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Karl Shapiro

Auto Wreck

More challenging questions!

Keith Tankard
Updated: 22 January 2014
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An ambulance rushes to the scene of an accident, and hurriedly gathers up the victims before rushing them away.

The poet then explores the emotions felt by the spectators before finally raising the philosophical question of why those particular people had died -- were they innocent, or were they guilty of something deserving death?


Karl Jay Shapiro was born in Baltimore in November 1913. Although he studied at the University of Virginia (1932-33) and later at Johns Hopkins University (1937-39), he nevertheless never earned a college degree.

He served in the army for the duration of World War II and it was then that his poetry began to be published. He would send poems home to his fiancé, who had them printed.

His first collection -- V-Letter and Other Poems -- was published in 1944. It portrayed the feelings of soldiers who were fighting for their country during the war but whose letters were censored before being delivered to their loved-ones back at home.

As early as 1945 Shapiro won the prestigious Pulitzer Prize for Poetry for this work. He was then only 32 years of age.

He was therefore already a noted man of letters by the time he returned from the war, enabling him to become the American Poet Laureate in 1946 and 1947 -- a title which at the time meant "Consultant in Poetry to the Library of Congress".

Despite his lack of the usual academic credentials, Shapiro not only served as editor of two prestigious journals -- Poetry: A Magazine Of Verse and Prairie Schooner -- but he also taught at a number of campuses including Johns Hopkins University, the University of Nebraska and the University of Chicago.

He was a professor at the University of California when he retired in the mid-1980s.

Shapiro was awarded several prizes for poetry, including the Shelley Memorial Prize (1945), two Guggenheim Fellowships (1945-46 and 1962-63), and the Bollingen Prize (1968).

He was also elected to a number of prestigious organizations, such as the National Institute of Arts & Letters, the National Academy of Arts & Sciences, and the Library of Congress's Fellows in American Letters.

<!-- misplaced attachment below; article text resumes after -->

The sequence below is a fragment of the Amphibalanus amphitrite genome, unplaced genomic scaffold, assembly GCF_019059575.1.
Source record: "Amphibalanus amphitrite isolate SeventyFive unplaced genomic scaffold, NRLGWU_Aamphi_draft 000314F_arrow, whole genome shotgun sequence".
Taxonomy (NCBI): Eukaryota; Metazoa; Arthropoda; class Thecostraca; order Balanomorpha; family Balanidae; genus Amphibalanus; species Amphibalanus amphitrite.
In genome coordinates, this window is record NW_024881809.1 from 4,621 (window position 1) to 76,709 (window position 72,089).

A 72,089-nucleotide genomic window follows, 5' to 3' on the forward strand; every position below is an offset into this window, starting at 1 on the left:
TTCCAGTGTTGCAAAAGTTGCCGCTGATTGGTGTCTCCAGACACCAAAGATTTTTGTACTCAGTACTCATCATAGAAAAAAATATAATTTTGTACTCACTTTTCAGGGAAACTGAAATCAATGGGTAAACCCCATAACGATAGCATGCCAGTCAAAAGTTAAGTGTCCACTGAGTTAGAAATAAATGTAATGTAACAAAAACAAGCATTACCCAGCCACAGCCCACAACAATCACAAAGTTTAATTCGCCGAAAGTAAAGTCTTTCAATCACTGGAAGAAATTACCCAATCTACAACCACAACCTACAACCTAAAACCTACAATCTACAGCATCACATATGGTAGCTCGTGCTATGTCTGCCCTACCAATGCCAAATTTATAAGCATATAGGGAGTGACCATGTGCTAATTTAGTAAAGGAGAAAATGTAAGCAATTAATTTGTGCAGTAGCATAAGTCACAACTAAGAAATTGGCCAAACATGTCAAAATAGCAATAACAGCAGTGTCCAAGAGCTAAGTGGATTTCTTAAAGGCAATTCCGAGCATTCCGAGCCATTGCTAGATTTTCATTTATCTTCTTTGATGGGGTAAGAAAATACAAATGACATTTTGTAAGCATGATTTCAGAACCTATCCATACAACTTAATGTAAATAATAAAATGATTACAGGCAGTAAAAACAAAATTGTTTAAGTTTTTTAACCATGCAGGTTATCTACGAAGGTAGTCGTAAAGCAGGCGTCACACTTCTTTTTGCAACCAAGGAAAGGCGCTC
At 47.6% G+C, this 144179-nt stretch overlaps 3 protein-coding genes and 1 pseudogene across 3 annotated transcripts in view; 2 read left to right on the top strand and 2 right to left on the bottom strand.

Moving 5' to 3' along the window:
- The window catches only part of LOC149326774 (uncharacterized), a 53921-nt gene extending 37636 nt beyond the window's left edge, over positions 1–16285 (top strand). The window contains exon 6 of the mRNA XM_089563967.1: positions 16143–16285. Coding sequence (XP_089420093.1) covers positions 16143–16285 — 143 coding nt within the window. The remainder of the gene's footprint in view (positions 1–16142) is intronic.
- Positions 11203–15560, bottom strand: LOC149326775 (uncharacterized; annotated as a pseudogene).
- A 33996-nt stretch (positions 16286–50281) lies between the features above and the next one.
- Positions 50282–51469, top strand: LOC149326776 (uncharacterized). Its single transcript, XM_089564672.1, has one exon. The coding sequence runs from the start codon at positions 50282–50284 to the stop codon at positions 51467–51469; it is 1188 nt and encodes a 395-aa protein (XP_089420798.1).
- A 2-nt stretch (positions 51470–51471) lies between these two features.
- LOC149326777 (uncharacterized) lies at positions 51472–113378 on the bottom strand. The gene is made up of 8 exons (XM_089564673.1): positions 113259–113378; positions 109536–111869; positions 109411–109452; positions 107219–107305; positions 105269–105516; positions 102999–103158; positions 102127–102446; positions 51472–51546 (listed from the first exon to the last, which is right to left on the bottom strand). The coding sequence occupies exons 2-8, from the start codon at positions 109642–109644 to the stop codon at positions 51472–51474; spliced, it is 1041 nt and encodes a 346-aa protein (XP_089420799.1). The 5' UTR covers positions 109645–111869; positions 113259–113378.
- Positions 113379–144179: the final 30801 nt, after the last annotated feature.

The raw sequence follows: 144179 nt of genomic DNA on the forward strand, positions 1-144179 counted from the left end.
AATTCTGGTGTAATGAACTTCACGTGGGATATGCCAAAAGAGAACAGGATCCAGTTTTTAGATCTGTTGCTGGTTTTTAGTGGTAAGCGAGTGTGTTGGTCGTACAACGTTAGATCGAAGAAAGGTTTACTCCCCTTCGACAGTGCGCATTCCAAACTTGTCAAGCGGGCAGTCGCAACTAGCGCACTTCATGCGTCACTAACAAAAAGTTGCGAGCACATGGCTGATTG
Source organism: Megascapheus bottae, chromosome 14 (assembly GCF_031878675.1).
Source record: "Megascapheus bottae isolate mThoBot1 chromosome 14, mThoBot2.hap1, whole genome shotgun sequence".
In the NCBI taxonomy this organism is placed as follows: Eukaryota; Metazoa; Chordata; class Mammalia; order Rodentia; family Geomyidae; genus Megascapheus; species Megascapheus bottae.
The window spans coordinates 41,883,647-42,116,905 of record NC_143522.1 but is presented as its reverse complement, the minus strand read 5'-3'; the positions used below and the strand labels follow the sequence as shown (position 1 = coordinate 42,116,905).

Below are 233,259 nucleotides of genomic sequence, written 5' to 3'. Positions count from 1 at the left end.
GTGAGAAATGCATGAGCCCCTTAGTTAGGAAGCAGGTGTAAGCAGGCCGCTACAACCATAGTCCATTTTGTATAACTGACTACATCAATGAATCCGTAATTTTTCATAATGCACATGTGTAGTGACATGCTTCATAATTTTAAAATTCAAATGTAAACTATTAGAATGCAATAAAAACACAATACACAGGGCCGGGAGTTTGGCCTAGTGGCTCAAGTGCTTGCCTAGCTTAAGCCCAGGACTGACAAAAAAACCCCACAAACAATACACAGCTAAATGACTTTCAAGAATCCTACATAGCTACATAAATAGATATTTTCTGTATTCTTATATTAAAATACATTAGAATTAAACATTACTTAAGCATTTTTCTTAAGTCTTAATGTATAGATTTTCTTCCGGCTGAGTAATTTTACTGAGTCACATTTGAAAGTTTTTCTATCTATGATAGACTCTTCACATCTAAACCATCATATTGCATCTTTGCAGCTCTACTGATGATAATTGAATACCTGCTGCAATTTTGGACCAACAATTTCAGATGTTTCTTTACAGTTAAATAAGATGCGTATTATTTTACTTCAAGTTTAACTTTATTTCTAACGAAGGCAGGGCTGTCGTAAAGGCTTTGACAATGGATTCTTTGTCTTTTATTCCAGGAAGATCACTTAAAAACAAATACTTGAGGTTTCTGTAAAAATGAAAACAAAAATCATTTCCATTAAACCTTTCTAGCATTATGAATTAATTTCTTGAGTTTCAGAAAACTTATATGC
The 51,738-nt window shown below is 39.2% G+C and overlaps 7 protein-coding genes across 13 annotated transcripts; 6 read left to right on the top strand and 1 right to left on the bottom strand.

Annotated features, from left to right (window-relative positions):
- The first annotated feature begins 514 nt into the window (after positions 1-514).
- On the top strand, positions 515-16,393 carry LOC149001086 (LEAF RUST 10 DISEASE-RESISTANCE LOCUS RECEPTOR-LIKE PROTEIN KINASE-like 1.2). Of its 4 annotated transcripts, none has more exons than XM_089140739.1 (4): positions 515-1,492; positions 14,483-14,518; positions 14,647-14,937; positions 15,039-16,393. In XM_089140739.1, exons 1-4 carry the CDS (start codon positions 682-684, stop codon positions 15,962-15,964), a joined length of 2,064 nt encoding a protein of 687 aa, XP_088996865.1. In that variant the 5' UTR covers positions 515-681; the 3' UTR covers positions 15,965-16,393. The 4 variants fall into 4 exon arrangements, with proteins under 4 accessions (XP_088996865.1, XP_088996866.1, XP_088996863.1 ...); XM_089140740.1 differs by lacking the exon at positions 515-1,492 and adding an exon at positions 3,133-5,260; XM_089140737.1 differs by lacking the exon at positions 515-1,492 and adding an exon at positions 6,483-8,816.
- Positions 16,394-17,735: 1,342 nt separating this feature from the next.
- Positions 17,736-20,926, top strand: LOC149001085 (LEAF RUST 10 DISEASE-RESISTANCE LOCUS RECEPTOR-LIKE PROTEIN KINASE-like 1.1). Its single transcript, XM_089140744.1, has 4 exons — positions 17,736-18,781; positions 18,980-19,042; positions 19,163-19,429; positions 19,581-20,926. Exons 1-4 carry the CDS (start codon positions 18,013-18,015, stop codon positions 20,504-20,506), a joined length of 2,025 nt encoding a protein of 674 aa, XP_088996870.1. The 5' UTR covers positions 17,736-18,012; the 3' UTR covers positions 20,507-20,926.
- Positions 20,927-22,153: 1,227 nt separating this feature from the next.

Contrary to a statement in a prescribed anthology, Shapiro was NOT "married and divorced" to several "young students". Indeed, he was married only three times.

The first was in 1945 and it was to his editor and agent, Evelyn Katz, with whom he had two children. This marriage lasted 22 years but ended in divorce in 1967.

That very year he married to Teri Kovach but she died in 1982, leaving him free to marry once again. He would, however, wait another three years before doing so, this time to Sophie Wilkens.

She would survive him when he himself died in New York in May 2000. He was then 86 years of age.

Have you looked at the questions
in the right column?
Read the left column and then answer
the following questions:

"We are deranged, walking among the cops
Who sweep glass and are large and composed."
  • Up until now, the poet has focussed on the ambulance. The focus now changes to the experience of the spectators. What word tells us about this change? (1)

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  • How old was the narrator when he witnessed these horrific events? How do you know? (2)

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  • How many "cops" were involved in supervising the clean-up? How do you know? (3)

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  • What type of word is "cops"? (1)

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"One with a bucket douches ponds of blood
Into the street and gutter."
  • The cop with the bucket "douches ponds of blood". Why has the poet specifically used the word "douches"? (2)

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  • Comment on the metaphor "ponds of blood". Why not "pools of blood"? (4)

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"One hangs lanterns on the wrecks that cling,
Empty husks of locusts, to iron poles."
  • Why has the poet chosen the image "empty husks of locusts" to describe the wrecks? (4)

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  • The poet has used the word "Auto wreck" (singular) in the title of this poet. Yet in these lines above, he refers to "the wrecks" (plural). Can you account for this change? (2)

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